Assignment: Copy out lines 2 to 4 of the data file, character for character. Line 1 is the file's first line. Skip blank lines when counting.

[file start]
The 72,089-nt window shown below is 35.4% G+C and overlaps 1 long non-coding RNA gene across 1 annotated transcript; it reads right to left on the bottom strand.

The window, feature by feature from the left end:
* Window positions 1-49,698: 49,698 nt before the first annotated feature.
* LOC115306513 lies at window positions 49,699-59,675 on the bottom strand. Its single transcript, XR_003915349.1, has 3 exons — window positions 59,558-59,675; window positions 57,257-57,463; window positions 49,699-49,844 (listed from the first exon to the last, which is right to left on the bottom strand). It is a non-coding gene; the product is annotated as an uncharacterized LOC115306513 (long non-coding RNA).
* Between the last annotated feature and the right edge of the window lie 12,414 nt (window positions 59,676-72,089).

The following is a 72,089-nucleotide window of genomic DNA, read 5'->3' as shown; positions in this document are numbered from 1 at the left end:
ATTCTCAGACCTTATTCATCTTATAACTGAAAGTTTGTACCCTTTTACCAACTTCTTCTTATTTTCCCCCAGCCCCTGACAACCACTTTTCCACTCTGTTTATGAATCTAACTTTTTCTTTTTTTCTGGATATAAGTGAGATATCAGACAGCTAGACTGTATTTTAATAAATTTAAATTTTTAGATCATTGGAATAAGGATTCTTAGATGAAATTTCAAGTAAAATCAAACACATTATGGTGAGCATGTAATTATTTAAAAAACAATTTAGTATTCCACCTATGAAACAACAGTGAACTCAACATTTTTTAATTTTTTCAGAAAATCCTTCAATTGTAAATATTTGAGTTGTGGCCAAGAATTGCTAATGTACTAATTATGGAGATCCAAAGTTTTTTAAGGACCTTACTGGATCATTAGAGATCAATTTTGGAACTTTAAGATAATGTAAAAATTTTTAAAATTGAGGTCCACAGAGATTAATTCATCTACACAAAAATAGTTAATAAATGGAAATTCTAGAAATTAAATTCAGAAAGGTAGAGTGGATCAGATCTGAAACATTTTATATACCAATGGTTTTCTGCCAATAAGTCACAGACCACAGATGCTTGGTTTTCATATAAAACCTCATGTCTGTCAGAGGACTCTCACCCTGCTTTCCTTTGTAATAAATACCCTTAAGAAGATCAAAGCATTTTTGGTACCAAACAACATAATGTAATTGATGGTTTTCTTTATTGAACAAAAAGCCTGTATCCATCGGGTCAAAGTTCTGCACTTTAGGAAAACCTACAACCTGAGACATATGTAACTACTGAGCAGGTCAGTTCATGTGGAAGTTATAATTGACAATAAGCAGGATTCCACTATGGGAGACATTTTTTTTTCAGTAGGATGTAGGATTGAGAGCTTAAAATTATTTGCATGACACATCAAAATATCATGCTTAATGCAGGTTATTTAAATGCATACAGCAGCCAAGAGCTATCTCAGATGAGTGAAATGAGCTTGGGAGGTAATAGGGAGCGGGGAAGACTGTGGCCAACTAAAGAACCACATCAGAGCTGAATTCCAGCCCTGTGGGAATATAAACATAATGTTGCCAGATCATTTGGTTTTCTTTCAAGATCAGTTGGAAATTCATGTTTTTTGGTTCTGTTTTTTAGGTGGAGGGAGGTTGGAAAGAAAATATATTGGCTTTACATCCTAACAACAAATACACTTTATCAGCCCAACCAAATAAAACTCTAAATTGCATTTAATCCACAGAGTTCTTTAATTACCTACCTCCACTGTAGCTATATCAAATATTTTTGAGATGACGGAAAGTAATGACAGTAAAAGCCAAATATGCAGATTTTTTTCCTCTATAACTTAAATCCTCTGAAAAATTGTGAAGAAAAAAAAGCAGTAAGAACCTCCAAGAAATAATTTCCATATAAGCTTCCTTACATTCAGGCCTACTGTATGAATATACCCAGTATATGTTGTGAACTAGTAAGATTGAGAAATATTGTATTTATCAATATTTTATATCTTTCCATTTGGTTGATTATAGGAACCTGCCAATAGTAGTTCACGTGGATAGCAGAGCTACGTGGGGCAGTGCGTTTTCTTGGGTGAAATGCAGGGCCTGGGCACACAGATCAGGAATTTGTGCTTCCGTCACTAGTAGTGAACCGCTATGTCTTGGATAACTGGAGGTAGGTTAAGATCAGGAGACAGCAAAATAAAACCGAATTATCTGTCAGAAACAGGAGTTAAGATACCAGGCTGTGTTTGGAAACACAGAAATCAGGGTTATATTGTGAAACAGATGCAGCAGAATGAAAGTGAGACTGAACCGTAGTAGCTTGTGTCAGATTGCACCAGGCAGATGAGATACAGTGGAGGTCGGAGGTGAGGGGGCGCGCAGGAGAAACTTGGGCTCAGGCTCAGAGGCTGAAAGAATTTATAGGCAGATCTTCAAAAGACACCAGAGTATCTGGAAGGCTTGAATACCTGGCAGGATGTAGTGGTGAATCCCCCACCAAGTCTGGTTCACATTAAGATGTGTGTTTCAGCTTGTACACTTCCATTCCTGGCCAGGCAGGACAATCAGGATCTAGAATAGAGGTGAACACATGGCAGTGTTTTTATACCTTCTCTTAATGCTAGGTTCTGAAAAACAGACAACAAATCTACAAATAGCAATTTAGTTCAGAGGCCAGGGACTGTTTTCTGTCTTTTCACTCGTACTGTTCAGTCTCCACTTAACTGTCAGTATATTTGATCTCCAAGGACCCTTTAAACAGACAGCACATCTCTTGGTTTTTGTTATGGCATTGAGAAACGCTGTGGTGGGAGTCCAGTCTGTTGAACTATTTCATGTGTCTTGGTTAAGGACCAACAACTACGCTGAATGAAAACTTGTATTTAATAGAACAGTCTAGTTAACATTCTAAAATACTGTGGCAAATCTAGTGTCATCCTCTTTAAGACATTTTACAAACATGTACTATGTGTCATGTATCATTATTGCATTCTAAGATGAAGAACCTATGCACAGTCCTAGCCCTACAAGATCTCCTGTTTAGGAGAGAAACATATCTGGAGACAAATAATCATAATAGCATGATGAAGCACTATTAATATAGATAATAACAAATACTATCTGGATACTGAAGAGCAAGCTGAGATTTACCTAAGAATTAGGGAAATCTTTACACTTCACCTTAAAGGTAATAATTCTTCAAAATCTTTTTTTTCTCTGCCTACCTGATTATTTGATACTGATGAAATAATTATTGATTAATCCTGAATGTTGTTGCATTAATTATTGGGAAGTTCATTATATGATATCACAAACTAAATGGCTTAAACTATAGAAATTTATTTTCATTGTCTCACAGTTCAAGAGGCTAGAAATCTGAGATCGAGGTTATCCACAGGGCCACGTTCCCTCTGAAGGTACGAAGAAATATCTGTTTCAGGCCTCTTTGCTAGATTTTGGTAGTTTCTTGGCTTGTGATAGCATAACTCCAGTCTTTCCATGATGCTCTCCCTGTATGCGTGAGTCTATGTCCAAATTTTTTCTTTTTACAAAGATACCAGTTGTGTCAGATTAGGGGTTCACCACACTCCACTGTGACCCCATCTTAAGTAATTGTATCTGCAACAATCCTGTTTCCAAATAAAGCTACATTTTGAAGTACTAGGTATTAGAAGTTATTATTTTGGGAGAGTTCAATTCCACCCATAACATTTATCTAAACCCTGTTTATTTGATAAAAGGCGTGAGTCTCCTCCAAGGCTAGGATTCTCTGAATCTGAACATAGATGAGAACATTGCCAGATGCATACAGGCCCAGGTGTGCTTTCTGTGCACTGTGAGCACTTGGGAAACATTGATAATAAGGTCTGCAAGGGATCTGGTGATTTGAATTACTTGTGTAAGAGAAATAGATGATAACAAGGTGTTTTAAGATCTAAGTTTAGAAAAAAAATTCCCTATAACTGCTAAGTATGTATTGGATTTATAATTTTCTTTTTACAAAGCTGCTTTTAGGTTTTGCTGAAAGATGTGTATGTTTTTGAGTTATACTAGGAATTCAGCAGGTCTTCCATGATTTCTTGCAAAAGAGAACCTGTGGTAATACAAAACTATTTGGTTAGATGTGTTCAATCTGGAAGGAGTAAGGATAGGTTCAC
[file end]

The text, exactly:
The window, feature by feature from the left end:
* Window positions 1-49,698: 49,698 nt before the first annotated feature.
* LOC115306513 lies at window positions 49,699-59,675 on the bottom strand. Its single transcript, XR_003915349.1, has 3 exons — window positions 59,558-59,675; window positions 57,257-57,463; window positions 49,699-49,844 (listed from the first exon to the last, which is right to left on the bottom strand). It is a non-coding gene; the product is annotated as an uncharacterized LOC115306513 (long non-coding RNA).